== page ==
During one winter, they set up an encampment on a hill across from Byzantium, threatening thus the city. It was after this that the hill and the immediate region began to be known as “Galata.” The inhabitants of Eastern Rome were only saved from death at the hands of the Galatians on the condition that they pay extortions and help them cross the Bosporus. The Galatians crossed over the strait into Anatolian lands, going on to conquer Pergamon in 274 B.C., passing on into Central Anatolia. In 273 B.C., the Pontic King Mithridates -- en route to battling an Egyptian fleet that had moved into the Black Sea -- crossed over the Bosporus, asking for help from the Galatians, with whom they had previously struck an agreement.

The Egyptian fleet wound up landing to the east of Sinop on the Black Sea, being defeated by the Pontic armies, mostly composed of Galatians at this point. The Galatians took the anchors from the Egyptian war ships to document their victory here. In exchange for the help during this battle, Mithridates offered the Galatians land in Anatolia. On this new land, the Galatians formed three cities: the city of Nemeton, the city of Tavion and Ankyra. The latter had been given the name “Ankyra” by the Volcae (Tektosag). The name meant “those who stop those who block the road.” Later, this word was to be associated with shipping, in its new use as “anchor.”

Of course, this is all legend. But some also insist that the name of the Turkish capital derives from the fact that people used to compare the rocky outcropping on which the Ankara castle is now located to an anchor.

Another legend touches on a connection between the name Ankara and the concept of water; the river Angara, which ties Siberia's Lake Baikal with the Yenisei River, is notably similar in name to the Ankara River outside Ankara.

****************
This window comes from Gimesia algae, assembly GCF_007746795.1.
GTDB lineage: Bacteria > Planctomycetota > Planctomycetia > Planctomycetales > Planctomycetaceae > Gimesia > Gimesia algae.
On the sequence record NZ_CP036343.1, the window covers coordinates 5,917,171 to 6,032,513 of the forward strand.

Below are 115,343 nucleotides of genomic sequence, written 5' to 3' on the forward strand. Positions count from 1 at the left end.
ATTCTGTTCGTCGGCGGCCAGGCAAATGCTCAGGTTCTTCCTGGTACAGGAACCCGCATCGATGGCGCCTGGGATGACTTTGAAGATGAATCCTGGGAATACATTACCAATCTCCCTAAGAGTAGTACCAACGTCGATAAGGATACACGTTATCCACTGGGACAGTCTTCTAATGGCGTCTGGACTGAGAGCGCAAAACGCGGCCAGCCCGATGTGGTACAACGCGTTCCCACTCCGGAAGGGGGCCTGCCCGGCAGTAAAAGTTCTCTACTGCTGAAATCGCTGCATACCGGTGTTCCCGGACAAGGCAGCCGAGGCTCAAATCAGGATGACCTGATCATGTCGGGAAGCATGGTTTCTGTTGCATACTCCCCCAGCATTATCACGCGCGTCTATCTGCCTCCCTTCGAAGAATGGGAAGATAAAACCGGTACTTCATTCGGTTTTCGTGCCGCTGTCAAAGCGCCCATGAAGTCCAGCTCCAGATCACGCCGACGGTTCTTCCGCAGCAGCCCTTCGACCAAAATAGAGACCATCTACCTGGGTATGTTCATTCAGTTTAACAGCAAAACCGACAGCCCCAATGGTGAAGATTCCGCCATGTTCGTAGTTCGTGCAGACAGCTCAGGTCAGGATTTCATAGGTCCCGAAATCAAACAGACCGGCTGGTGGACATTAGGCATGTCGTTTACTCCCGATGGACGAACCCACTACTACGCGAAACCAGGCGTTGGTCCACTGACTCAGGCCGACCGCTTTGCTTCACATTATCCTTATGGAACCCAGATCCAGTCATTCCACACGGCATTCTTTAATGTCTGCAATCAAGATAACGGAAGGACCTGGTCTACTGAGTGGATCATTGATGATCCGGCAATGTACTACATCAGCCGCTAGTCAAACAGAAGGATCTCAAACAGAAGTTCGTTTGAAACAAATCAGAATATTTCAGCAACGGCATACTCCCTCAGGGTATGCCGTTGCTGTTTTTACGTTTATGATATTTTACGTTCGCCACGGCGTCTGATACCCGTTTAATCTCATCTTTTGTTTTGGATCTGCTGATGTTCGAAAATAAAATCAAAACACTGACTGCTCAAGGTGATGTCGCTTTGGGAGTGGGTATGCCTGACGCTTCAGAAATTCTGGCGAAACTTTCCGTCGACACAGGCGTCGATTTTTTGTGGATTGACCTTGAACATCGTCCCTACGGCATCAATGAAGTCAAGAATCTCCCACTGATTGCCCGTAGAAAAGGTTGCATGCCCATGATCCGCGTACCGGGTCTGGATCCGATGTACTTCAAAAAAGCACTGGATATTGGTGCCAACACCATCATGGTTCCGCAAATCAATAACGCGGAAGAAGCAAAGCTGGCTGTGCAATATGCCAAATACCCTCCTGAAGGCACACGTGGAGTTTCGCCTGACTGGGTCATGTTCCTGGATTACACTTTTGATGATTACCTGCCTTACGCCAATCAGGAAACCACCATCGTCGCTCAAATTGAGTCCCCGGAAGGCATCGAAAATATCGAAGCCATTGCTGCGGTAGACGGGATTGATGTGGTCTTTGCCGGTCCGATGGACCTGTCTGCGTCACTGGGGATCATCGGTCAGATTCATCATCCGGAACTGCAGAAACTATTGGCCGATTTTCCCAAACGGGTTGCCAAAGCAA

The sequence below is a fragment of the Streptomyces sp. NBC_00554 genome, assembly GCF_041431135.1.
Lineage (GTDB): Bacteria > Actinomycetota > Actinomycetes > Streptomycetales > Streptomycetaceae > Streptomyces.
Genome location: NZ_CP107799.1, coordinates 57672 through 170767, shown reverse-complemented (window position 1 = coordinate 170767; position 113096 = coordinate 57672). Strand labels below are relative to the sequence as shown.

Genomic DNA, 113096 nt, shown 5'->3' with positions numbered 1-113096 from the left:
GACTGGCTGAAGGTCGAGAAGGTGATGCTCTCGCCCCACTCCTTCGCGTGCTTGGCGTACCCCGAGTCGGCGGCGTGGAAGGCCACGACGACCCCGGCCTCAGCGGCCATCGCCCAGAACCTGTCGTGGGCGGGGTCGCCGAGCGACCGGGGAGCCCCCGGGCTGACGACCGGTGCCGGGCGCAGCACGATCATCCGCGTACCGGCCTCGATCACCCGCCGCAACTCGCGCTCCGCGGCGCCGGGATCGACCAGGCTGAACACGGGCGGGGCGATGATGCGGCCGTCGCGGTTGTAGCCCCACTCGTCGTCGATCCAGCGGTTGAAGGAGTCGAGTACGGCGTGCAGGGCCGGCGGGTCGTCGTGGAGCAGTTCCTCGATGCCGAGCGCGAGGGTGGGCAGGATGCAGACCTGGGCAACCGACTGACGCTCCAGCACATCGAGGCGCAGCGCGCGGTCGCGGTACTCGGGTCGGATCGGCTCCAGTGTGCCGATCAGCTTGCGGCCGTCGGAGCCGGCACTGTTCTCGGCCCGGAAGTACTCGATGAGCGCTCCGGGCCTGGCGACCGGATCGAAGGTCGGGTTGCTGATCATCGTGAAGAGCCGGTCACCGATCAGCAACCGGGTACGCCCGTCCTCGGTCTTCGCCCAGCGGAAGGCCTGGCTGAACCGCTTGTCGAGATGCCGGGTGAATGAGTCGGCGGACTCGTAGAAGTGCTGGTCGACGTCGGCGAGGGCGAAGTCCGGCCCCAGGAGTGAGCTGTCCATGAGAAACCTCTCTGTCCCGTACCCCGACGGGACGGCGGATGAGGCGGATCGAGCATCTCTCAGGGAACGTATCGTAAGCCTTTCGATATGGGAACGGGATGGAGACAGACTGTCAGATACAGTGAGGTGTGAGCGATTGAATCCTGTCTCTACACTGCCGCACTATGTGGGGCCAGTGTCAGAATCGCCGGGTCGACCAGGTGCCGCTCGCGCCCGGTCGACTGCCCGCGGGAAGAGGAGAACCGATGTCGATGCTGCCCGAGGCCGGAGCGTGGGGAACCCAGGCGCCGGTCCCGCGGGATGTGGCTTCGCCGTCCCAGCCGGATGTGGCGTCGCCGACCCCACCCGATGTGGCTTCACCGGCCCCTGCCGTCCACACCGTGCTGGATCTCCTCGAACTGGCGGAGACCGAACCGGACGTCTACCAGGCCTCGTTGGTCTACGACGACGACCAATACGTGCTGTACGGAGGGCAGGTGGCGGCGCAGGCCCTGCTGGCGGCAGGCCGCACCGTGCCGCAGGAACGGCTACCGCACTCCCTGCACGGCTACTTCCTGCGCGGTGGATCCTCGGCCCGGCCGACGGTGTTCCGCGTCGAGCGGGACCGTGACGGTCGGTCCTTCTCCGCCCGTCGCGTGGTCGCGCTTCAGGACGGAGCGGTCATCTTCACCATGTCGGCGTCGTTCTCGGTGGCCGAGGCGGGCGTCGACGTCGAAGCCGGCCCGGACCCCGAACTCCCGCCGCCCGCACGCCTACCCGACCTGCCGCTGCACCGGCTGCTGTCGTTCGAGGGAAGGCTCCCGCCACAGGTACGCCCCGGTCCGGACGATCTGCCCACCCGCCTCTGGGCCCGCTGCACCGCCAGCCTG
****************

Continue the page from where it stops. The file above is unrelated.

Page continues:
Interestingly, all the legends surrounding Ankara seem to be connected to water. Perhaps the main reason for this is that, until the 1960s, there were around 200 small rivers, streams and lakes in and around Ankara.

Of course, it is also true that from very early times, Ankara was a place where seafarers of all types participated in trade; it was a place where sailors could buy in great bulk clothing and food that would not spoil. And of course, the fact that Ankara was located right on the Silk Road also helped make it a trade center. In fact, its status as a center of trade meant that it followed only Bursa in terms of paying taxes to the Ottoman treasuries.

Interestingly, Ankara became a center for clothing made from “sof,” a woolen cloth fabricated from the mohair of the Angora mohair goat. This fabric was known for keeping its wearer warm in the winter and cool in the summer. A foodstuff used by sailors of the time, called in Ankara “Beypazarı kurusu,” was made from flour, butter, cinnamon, salt, milk and yeast. It was a shortbread-type hard biscuit (also known as sea biscuit) and was cooked in wood ovens. Easy to transport, filling and long-lasting, this sea biscuit could be kept all winter in dry places without spoiling. In fact, these biscuits were also given to people heading off to hajj, and was thus also known as “hacı kurusu.” It is most likely that the “Beypazarı kurusu” took its name from Central Asia. In Central Asia, Turks would call food that lasted for a long time without spoiling or food made with salty yoghurt “kurut.”